Amazon's S3 Storage pricing looks like it'd be quite reasonable for your application. You'd be in the lowest usage tiers on all their categories:
Standard Storage Reduced Redundancy Storage
First 1 TB / month $0.140 per GB $0.093 per GB
PUT, COPY, POST, or LIST Requests $0.01 per 1,000 requests
GET and all other Requests $0.01 per 10,000 requests
Data Transfer Pricing
Data Transfer OUT
First 1 GB / month $0.000 per GB
Up to 10 TB / month $0.120 per GB
"Reduced redundancy" is suggested to provide for four-nines (99.99%)
availability -- which equates to roughly 53 minutes of down time each year.
Pretty good. "Standard Storage" had enough nines in their pricing calculator
tool tip that you can assume only catastrophic events would bring down your
data. It'd be the option I would pick if I were going to eschew backups
entirely and rely on Amazon for backups.
Assume after two years of operation and doubled-yearly growth: 1000
megabytes of uploads per month: 12 gigabytes of storage, that's less than $2
per month for storage at the end of two years. (It'll be cheaper before
PUT requests will be so infrequent (40-120 per month) that you might
as well pretend they are $0 per month.
GET requests will be so infrequent (80-240 per month, assuming both
the uploader and designated viewer download the content once each) that
you might as well pretend they are free for ever. (Penny per 10,000? Wow.)
If you assume two gigabytes of data out each month (this is two-years out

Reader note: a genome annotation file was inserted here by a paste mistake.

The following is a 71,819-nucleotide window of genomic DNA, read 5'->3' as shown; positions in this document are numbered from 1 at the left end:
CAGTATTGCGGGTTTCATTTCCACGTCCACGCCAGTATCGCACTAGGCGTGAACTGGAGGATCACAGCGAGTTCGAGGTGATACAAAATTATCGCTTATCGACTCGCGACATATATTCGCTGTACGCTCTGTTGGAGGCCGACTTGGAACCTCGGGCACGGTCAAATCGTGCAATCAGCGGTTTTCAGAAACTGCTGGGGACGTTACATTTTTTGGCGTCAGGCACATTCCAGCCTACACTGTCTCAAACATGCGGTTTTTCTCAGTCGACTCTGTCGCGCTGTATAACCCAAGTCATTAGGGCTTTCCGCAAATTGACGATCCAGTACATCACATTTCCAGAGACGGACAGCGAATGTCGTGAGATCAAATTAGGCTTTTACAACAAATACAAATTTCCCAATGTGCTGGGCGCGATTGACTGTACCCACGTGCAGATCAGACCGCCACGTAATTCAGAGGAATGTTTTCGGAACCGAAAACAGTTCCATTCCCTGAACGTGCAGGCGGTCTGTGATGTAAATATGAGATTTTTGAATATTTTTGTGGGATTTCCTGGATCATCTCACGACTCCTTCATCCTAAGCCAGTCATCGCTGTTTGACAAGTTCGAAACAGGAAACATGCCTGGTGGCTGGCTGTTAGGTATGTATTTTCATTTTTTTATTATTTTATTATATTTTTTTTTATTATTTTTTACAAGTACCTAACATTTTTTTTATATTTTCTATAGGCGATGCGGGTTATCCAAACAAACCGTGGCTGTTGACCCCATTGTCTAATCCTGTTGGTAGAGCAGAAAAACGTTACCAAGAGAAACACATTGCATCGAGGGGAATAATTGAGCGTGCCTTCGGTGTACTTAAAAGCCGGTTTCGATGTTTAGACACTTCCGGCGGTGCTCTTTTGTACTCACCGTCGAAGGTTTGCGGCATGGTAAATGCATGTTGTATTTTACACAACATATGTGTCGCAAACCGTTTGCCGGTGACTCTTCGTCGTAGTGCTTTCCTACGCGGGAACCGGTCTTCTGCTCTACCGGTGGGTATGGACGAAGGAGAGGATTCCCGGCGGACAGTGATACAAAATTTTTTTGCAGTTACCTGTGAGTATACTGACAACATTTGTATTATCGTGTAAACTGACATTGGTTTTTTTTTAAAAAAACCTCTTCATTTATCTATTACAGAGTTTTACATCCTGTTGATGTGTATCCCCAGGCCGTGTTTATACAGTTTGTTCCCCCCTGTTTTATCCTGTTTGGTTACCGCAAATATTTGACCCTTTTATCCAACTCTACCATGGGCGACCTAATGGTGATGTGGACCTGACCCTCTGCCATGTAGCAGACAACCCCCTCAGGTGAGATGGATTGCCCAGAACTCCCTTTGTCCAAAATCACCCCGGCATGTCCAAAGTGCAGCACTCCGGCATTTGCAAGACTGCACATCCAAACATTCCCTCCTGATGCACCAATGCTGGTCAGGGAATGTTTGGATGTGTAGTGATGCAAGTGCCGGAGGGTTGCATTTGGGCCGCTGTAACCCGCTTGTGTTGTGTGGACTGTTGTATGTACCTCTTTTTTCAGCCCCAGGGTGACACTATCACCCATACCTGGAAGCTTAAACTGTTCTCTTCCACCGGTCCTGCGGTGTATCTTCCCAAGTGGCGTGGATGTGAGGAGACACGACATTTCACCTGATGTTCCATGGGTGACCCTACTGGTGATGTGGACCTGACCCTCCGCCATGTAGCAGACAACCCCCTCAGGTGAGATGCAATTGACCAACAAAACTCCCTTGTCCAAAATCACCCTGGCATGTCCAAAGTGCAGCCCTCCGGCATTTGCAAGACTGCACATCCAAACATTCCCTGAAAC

viewpoint of doubled-yearly growth -- 200 megs becomes 400, 800, and assume
both video uploader and designated viewer download each video exactly once,
that's 1600 megabytes), that'll be another $0.24 per month.
Assuming decent growth rates and looking two years into the future to see
what accumulated storage looks like, it'll be roughly $2.25 per month for
your data hosting costs.
But the S3 storage only makes sense if you're prepared to modify your existing tools to upload to S3 storage buckets. You might need to go to more effort for your designated viewer to "view" the content -- the easiest approach might in fact temporarily download the content out of the S3 bucket to your webserver to offer for re-download to your viewers -- or you might need to write a tool that can speak S3 to download the content directly to your viewer's desktop. (There are libraries for Python and Ruby, probably others too; the
s3cmd tool might also be useful for quick and dirty tools.